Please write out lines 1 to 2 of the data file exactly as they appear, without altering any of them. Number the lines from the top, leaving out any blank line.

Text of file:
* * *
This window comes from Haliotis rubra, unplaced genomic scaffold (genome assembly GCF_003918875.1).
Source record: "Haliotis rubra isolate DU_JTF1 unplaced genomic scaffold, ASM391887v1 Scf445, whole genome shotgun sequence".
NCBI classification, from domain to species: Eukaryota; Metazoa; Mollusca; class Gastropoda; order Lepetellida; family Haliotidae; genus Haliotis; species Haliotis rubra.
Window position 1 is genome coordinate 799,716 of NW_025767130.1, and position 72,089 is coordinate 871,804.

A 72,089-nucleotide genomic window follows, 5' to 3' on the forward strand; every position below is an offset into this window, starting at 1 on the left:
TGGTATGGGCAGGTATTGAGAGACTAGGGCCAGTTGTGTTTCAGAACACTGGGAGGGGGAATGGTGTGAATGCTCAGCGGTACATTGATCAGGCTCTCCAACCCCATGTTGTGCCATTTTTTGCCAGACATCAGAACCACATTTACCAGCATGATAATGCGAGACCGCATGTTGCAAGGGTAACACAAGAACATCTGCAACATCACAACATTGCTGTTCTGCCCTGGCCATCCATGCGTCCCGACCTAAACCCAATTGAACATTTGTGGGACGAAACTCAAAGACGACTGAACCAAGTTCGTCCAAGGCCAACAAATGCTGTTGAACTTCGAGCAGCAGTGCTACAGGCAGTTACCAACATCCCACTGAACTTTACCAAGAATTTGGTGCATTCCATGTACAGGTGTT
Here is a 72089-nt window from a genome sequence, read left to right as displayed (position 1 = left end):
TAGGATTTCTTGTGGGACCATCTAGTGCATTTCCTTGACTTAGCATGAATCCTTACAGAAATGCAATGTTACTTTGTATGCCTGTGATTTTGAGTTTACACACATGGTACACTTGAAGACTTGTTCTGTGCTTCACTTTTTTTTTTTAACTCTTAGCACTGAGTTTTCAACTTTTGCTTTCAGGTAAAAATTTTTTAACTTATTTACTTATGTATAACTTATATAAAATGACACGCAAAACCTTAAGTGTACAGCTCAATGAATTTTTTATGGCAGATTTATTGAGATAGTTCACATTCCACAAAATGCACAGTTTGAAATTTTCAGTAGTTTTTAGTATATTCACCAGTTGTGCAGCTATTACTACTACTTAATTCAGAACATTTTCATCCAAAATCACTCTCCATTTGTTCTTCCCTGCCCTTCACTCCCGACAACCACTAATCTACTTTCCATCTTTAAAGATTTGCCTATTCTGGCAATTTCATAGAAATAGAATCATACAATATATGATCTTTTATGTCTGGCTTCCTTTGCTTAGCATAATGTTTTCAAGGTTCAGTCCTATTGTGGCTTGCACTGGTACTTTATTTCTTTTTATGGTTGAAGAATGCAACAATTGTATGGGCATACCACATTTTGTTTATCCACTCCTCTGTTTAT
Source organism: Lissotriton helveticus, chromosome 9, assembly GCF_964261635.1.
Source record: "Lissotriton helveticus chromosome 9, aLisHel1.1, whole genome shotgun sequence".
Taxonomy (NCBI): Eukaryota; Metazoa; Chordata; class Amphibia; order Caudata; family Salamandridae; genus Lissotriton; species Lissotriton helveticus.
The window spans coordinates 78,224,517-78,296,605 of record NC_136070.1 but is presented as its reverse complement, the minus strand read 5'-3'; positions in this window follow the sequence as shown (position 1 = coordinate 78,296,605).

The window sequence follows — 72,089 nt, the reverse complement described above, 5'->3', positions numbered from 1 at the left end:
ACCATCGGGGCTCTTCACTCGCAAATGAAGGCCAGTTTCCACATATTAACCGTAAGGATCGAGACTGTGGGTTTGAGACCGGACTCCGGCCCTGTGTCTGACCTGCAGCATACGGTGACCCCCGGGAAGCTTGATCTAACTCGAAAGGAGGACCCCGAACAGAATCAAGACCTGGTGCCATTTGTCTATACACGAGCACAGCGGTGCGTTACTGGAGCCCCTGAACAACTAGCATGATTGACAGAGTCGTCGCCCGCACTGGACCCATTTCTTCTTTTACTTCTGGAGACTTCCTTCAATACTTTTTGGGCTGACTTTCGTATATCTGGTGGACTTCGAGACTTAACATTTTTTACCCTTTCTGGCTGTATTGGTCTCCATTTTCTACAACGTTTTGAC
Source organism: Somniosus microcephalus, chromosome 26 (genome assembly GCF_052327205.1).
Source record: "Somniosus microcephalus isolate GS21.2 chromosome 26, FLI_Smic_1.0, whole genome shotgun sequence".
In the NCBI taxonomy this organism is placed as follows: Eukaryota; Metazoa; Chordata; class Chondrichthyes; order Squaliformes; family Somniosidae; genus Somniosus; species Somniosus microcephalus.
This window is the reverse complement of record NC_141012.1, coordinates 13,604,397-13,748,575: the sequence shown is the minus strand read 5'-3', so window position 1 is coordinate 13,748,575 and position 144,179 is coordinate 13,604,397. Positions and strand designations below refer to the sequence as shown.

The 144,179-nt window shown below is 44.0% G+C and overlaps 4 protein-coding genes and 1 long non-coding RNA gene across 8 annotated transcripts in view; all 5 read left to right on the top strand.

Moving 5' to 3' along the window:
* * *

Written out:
This window comes from Haliotis rubra, unplaced genomic scaffold (genome assembly GCF_003918875.1).
Source record: "Haliotis rubra isolate DU_JTF1 unplaced genomic scaffold, ASM391887v1 Scf445, whole genome shotgun sequence".